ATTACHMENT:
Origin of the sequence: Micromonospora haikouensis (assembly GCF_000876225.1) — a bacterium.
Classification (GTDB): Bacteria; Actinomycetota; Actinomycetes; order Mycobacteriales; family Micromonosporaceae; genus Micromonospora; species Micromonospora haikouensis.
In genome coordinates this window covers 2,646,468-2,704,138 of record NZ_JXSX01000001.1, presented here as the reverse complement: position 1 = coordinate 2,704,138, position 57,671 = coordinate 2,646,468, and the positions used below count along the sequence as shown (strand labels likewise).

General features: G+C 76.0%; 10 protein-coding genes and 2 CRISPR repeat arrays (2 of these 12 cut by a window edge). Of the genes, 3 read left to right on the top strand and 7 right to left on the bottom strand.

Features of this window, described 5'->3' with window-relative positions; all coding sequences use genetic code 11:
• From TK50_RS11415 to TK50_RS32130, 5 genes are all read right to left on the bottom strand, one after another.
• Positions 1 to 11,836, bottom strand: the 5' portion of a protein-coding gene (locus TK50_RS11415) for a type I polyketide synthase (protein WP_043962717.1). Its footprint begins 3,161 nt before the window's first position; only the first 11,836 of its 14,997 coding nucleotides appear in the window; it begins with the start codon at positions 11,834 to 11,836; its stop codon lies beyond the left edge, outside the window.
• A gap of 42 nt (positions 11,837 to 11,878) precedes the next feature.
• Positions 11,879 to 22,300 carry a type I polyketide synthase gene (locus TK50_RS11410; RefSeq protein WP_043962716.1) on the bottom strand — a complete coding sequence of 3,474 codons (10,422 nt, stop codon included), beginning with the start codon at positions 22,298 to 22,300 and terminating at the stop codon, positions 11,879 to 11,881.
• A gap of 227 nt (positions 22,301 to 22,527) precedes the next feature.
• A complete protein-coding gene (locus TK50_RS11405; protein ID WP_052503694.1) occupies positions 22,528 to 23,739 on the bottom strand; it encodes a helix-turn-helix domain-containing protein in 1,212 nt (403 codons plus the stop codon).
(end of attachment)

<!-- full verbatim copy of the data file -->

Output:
Origin of the sequence: Micromonospora haikouensis (assembly GCF_000876225.1) — a bacterium.
Classification (GTDB): Bacteria; Actinomycetota; Actinomycetes; order Mycobacteriales; family Micromonosporaceae; genus Micromonospora; species Micromonospora haikouensis.
In genome coordinates this window covers 2,646,468-2,704,138 of record NZ_JXSX01000001.1, presented here as the reverse complement: position 1 = coordinate 2,704,138, position 57,671 = coordinate 2,646,468, and the positions used below count along the sequence as shown (strand labels likewise).

General features: G+C 76.0%; 10 protein-coding genes and 2 CRISPR repeat arrays (2 of these 12 cut by a window edge). Of the genes, 3 read left to right on the top strand and 7 right to left on the bottom strand.

Features of this window, described 5'->3' with window-relative positions; all coding sequences use genetic code 11:
• From TK50_RS11415 to TK50_RS32130, 5 genes are all read right to left on the bottom strand, one after another.
• Positions 1 to 11,836, bottom strand: the 5' portion of a protein-coding gene (locus TK50_RS11415) for a type I polyketide synthase (protein WP_043962717.1). Its footprint begins 3,161 nt before the window's first position; only the first 11,836 of its 14,997 coding nucleotides appear in the window; it begins with the start codon at positions 11,834 to 11,836; its stop codon lies beyond the left edge, outside the window.
• A gap of 42 nt (positions 11,837 to 11,878) precedes the next feature.
• Positions 11,879 to 22,300 carry a type I polyketide synthase gene (locus TK50_RS11410; RefSeq protein WP_043962716.1) on the bottom strand — a complete coding sequence of 3,474 codons (10,422 nt, stop codon included), beginning with the start codon at positions 22,298 to 22,300 and terminating at the stop codon, positions 11,879 to 11,881.
• A gap of 227 nt (positions 22,301 to 22,527) precedes the next feature.
• A complete protein-coding gene (locus TK50_RS11405; protein ID WP_052503694.1) occupies positions 22,528 to 23,739 on the bottom strand; it encodes a helix-turn-helix domain-containing protein in 1,212 nt (403 codons plus the stop codon).